About the book
On November 22, 1963, three shots rang out in Dallas, President Kennedy died, and the world changed forever.
If you had the chance to change the course of history, would you?
Would the consequences be worth it?
Jake Epping is a thirty-five-year-old high school English teacher in Lisbon Falls, Maine, who makes extra money teaching adults in the GED program. He receives an essay from one of the students—a gruesome, harrowing first person story about the night 50 years ago when Harry Dunning’s father came home and killed his mother, his sister, and his brother with a hammer. Harry escaped with a smashed leg, as evidenced by his crooked walk.
Not much later, Jake’s friend Al, who runs the local diner, divulges a secret: his storeroom is a portal to 1958. He enlists Jake on an insane—and insanely possible—mission to try to prevent the Kennedy assassination. So begins Jake’s new life as George Amberson and his new world of Elvis and JFK, of big American cars and sock hops, of a troubled loner named Lee Harvey Oswald and a beautiful high school librarian named Sadie Dunhill, who becomes the love of Jake’s life—a life that transgresses all the normal rules of time.
Published on: November 8, 2011
Stephen King and I have an odd working relationship. I just recently read my first King book and decided I loved his writing style so I ventured into his other books. While I absolutely love his Dark Tower (I’m on book three) books, I have a hard time getting through pretty much anything else written by him. I don’t really know why, either. I usually love long books. I love detailed, lyrical prose. I love unique, mind-bending stories, and he is a master of all of that. I just can’t seem to make my interest level last past the halfway point.
I had high hopes for 11/22/63. The subject was well known which meant that King had to do good research to make it believable (which he did). It was also one of his less mind-bendy novels, so it seemed to be the right sort of fodder for what I needed when I read it. So far, 11/22/63 has been getting wonderful reviews. This seems to reinforce the fact that I have no clue what it is about King’s writing that causes me to struggle, but there’s something there.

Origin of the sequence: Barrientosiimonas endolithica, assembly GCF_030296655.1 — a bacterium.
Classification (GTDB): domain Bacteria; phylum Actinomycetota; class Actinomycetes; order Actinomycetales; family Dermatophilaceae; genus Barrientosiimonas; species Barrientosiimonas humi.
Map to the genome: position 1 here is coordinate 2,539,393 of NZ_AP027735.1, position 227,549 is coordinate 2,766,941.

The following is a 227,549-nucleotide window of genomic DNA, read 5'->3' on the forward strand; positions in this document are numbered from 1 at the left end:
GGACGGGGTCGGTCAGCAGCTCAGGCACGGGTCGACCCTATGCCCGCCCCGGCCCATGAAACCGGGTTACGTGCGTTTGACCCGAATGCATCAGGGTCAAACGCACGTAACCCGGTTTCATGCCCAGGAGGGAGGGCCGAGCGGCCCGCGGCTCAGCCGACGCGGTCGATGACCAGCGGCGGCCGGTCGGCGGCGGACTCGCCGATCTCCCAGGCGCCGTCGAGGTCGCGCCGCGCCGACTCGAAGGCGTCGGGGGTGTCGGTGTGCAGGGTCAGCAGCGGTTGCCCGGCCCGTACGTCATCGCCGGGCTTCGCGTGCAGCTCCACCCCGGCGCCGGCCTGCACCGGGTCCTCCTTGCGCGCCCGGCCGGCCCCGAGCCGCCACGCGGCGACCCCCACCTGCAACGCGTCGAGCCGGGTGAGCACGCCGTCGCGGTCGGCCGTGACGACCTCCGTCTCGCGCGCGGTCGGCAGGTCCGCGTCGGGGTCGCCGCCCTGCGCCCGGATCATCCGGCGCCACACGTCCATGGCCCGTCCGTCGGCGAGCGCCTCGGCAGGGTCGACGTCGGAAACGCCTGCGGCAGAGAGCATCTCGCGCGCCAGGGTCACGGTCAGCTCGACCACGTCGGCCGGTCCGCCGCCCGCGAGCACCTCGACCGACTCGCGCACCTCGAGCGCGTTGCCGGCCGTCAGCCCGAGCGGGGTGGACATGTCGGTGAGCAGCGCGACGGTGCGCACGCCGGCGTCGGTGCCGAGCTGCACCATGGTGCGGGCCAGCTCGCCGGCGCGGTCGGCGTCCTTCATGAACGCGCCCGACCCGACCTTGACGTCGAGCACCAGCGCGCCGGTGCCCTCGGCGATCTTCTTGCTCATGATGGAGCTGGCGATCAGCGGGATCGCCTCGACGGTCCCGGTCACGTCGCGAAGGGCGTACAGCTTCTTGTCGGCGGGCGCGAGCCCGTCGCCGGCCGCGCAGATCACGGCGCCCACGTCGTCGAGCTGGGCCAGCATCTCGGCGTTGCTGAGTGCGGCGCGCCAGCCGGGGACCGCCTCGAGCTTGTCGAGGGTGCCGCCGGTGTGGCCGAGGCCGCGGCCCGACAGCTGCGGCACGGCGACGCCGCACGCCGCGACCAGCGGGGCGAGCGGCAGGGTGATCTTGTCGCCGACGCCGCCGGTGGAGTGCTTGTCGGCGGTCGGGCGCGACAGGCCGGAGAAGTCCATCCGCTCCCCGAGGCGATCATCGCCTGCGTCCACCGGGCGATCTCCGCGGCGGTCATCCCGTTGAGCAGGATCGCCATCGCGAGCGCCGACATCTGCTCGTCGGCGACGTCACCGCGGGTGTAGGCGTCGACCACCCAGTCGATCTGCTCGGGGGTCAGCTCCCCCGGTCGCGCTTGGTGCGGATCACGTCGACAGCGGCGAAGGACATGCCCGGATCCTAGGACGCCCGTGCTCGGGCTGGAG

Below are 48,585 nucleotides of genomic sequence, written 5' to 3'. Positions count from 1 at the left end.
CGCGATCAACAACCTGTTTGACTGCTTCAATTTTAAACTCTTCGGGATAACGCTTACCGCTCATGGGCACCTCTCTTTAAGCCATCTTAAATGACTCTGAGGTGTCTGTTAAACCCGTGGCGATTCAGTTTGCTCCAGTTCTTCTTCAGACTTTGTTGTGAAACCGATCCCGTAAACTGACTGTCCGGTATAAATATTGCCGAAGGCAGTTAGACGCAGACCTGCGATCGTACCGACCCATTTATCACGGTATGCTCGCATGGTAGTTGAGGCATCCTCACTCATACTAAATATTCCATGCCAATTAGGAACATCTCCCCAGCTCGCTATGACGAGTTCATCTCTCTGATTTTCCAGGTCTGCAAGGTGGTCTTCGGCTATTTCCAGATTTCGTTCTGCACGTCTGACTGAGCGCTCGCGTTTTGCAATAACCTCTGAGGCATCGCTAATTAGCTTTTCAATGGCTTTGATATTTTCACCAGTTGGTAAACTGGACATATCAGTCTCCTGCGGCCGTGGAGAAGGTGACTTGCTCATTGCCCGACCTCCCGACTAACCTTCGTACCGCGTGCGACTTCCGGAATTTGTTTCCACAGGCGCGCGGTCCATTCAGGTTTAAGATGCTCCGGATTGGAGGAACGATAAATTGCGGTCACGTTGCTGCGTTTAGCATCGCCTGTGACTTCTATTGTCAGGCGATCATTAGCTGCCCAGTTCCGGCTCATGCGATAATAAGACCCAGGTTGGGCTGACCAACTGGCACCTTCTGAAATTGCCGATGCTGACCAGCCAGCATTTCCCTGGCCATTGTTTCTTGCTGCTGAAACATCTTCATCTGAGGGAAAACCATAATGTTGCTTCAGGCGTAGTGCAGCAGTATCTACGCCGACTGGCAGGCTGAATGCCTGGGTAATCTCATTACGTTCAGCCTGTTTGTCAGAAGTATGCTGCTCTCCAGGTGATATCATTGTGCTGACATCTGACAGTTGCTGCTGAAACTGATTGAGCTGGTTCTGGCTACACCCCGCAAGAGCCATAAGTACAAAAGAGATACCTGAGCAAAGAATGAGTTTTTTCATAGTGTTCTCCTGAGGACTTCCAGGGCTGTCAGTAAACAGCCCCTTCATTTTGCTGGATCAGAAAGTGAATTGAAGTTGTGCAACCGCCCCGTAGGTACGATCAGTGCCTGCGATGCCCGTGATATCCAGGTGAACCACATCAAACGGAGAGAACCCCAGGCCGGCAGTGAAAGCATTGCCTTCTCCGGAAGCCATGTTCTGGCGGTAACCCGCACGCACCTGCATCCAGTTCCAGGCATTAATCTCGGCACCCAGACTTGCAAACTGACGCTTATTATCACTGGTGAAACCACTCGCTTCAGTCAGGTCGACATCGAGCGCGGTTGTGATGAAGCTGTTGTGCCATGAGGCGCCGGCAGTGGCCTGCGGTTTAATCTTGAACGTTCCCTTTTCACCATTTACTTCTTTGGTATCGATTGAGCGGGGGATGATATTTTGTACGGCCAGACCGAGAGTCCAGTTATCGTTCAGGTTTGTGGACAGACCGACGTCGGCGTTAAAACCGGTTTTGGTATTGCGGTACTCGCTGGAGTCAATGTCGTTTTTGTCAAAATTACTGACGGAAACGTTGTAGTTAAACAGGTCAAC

11/22/63 is a time travel novel. While I’m usually not big on time travel, King does it with style. The protagonist, Jake Epping, finds a time portal of sorts in the back of his friend’s hamburger joint. Then, he starts to wonder what would happen if he traveled back in time and stopped JFK’s assassination. That is the main premise of the book. In typical King fashion, the writing is superb, the story is tightly woven with no real plot holes and his historical detail and research is superb. I learned as more than I should have from a book that was this enjoyable.
Though this book does focus mostly on history, and King paints a wonderful, apple-pie version of 1950’s America, there is also a love story involved. While this takes the back seat to other plot events, the book left me wondering if 11/22/63 was mostly a love story wrapped in an interesting JFK novel.
I really enjoyed 11/22/63, but there were a few issues for me, which probably helped me hit my “seriously, how much longer does this book REALLY NEED to be?” point. For example, the only real reason Jake Epping (who is a rather boring individual and is saved by the grace of an interesting plot), decides to save JFK is because an acquaintance who serves him burgers at a local dive restaurant basically told him to, so he dropped everything and said, “okay.” I don’t buy into that. I can’t honestly believe that any sane, logical person would jump through a rabbit hole because some guy painted them an interesting, “what if” picture. Because that’s the plot point that the whole book hangs on, my ability to believe in the plot was stretched rather thin during most of the book.
Secondly, I did hit that halfway point where I wonder how long King really needs to make a book to tell a story. I got exhausted, and maybe that’s my problem with most Stephen King books. While he’s an excellent storyteller, and some of his descriptions border on genius, his books are just too long for the stories they contain and the characters, like Jake Epping, is too boring to fill a book that long. 11/22/63 would have been a wonderful book if it had been shorter.
11/22/63 wasn’t the book for me, but it seems to be a real hit with most people. King is a wordsmith, and his prose are easily what gets him to be a top selling author with each book he releases. His world comes alive with his unique and powerful descriptions. He did plenty of research when writing this book, and it shows. This book could have worked if it was shorter, and Jake Epping was a bit more interesting. Perhaps I’m a bad person to review a King book, as most of them just don’t hit the right spot for one reason or another, but despite my qualms, 11/22/63 is a strong book that will appeal to both fantasy and fiction fans alike.